Having options alters the attractiveness of familiar versus novel faces: Sex differences and similarities

Sculley, Jordan R, Ritchie, Kay L and Watkins, Christopher D (2021) Having options alters the attractiveness of familiar versus novel faces: Sex differences and similarities. Computers in Human Behavior, 124 . p. 106937. ISSN 0747-5632

Full content URL: https://doi.org/10.1016/j.chb.2021.106937

Documents
Having options alters the attractiveness of familiar versus novel faces: Sex differences and similarities
Authors' Accepted Manuscript

Request a copy
[img] PDF
Sculley et al_accepted_pre_proof.pdf - Whole Document
Restricted to Repository staff only until 29 June 2022.
Available under License Creative Commons Attribution-NonCommercial-NoDerivatives 4.0 International.

386kB
Item Type:Article
Item Status:Live Archive

Abstract

Although online dating allows us to access a wider pool of romantic partners, choice could induce an ‘assessment mindset’, orienting us toward ‘optimal’ or alternative partners and undermining our willingness to commit or remain committed to someone. Contextual changes in judgements of facial attractiveness can shed light on this issue. We directly test this proposal by activating a context where participants imagine choosing between items in picture slideshows (dates or equally attractive desserts), observing its effects on attraction to i) faces on second viewing and ii) novel versus familiar identities. Single women, relative to single men, were less attracted to the same face on second viewing (Experiments 2 and 4), with this sex difference only observed after imagining not ‘matching’ with any romantic dates in our slideshow (i.e., low choice, Experiment 4). No equivalent sex differences were observed in the absence of experimental choice slideshows (Experiment 3), and these effects (Experiment 2) were not moderated by slideshow content (romantic dates or desserts) or choice set size (five versus fifteen items). Following slideshows, novel faces were more attractive than familiar faces (Experiment 1), with this effect stronger in men than in women (Experiment 2), and stronger across both sexes after imagining ‘matching’ with desired romantic dates (i.e., high choice, Experiment 4). Our findings suggest that familiarity does not necessarily ‘breed liking’ when we have the autonomy to choose, revealing lower-order socio-cognitive mechanisms that could underpin online interactions, such as when browsing profiles and deciding how to allocate effort to different users.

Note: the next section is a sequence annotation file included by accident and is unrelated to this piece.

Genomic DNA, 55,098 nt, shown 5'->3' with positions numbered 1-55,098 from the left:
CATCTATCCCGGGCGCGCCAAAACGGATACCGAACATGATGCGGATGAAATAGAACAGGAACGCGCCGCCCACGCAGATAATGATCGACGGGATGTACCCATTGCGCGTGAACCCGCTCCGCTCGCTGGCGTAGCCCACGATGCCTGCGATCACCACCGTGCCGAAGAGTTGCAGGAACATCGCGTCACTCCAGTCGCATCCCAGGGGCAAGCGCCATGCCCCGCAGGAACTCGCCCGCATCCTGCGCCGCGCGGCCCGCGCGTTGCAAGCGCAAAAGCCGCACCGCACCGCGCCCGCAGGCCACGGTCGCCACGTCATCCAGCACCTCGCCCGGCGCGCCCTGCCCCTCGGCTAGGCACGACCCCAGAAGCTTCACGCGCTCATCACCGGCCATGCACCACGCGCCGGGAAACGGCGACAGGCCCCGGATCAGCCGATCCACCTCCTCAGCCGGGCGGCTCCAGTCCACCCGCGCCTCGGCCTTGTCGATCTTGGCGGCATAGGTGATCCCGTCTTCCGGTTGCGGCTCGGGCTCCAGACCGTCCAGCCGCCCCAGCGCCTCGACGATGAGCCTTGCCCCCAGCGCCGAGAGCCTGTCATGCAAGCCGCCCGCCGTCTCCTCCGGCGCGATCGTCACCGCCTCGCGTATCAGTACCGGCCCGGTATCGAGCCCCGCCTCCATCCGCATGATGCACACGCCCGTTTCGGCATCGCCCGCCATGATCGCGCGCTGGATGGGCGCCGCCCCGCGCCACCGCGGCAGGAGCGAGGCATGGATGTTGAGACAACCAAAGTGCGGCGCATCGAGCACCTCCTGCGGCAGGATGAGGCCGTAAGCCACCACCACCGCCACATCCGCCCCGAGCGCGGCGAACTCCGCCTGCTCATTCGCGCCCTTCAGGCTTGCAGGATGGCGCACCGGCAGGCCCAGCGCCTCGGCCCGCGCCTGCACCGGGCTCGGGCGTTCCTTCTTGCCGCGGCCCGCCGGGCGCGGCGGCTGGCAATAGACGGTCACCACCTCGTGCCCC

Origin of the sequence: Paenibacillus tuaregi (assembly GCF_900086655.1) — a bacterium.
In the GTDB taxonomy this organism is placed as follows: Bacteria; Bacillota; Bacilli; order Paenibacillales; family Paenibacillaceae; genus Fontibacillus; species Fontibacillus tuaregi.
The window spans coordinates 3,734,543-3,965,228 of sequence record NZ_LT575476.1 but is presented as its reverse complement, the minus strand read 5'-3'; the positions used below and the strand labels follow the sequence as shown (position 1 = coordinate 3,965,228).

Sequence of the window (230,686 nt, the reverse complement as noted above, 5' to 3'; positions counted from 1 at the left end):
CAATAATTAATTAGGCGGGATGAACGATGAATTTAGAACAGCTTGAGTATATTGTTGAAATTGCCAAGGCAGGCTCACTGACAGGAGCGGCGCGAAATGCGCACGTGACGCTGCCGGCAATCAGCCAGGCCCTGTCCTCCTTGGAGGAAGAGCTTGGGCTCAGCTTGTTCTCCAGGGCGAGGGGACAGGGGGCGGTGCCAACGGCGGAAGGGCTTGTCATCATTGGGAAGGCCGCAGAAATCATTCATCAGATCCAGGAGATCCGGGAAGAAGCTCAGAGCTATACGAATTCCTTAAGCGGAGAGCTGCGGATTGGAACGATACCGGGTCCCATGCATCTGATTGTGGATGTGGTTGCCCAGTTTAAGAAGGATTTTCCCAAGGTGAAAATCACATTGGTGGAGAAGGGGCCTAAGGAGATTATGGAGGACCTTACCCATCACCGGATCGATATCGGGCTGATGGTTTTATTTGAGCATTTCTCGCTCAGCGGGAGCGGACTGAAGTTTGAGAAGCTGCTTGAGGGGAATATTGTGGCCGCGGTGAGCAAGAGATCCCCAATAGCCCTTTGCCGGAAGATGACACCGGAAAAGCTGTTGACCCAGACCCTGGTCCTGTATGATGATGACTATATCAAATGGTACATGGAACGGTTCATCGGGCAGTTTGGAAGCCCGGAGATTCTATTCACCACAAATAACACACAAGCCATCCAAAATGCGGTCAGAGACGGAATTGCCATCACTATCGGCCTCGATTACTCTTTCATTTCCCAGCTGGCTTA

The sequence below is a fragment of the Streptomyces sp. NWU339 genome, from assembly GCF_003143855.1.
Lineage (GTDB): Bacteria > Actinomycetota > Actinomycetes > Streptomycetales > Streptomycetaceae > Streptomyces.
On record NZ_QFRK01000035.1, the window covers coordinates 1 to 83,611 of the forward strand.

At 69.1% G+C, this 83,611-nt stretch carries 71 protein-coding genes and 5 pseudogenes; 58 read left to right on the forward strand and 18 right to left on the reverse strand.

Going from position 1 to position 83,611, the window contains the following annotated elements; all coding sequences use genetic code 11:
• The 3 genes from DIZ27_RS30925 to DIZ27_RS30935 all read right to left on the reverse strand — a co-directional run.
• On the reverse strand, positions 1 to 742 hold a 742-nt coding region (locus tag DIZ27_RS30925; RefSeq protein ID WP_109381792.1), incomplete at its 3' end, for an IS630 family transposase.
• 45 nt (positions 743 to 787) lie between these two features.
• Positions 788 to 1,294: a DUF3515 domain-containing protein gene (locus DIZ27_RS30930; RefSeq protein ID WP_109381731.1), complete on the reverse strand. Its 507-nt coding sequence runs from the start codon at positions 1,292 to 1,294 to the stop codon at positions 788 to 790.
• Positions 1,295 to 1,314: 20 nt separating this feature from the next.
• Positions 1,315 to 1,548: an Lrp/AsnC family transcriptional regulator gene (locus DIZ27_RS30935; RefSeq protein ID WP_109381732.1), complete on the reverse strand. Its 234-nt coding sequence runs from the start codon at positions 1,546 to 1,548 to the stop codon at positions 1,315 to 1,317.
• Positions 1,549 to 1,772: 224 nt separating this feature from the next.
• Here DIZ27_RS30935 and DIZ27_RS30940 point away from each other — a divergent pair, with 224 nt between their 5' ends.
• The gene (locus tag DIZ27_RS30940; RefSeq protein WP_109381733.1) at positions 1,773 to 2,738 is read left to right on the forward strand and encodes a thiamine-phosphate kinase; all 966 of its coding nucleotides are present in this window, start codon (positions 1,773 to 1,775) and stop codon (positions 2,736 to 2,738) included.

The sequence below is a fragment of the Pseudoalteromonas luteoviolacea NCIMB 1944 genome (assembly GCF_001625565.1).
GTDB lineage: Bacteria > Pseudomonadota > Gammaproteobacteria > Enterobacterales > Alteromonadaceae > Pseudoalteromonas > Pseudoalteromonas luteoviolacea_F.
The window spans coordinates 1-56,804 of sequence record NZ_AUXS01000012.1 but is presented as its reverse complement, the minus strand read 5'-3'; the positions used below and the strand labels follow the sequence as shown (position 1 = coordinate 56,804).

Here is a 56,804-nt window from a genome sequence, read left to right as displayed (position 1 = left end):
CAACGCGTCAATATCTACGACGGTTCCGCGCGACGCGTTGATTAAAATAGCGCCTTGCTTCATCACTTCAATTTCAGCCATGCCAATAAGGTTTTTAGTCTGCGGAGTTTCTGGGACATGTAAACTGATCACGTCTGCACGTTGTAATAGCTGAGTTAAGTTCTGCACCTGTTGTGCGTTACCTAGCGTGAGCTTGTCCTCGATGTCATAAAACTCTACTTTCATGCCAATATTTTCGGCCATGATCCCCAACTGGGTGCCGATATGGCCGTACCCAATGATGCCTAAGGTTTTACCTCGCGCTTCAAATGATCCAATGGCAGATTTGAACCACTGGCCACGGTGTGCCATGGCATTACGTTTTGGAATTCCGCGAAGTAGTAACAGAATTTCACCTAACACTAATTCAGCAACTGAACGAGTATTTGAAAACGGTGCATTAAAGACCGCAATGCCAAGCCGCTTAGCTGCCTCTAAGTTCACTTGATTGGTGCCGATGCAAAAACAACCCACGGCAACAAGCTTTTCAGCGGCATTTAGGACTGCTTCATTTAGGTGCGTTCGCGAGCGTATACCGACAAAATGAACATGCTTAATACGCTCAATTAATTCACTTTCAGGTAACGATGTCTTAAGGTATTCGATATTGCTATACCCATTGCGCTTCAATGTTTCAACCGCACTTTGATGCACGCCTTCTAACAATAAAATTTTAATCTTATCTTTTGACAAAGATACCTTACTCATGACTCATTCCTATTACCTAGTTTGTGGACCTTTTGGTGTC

Keywords:Face Perception, choice, online dating, profile browsing, Familiarity
Subjects:C Biological Sciences > C800 Psychology
C Biological Sciences > C830 Experimental Psychology
C Biological Sciences > C880 Social Psychology
Divisions:College of Social Science > School of Psychology
ID Code:45557
Deposited On:02 Jul 2021 10:20

Repository Staff Only: item control page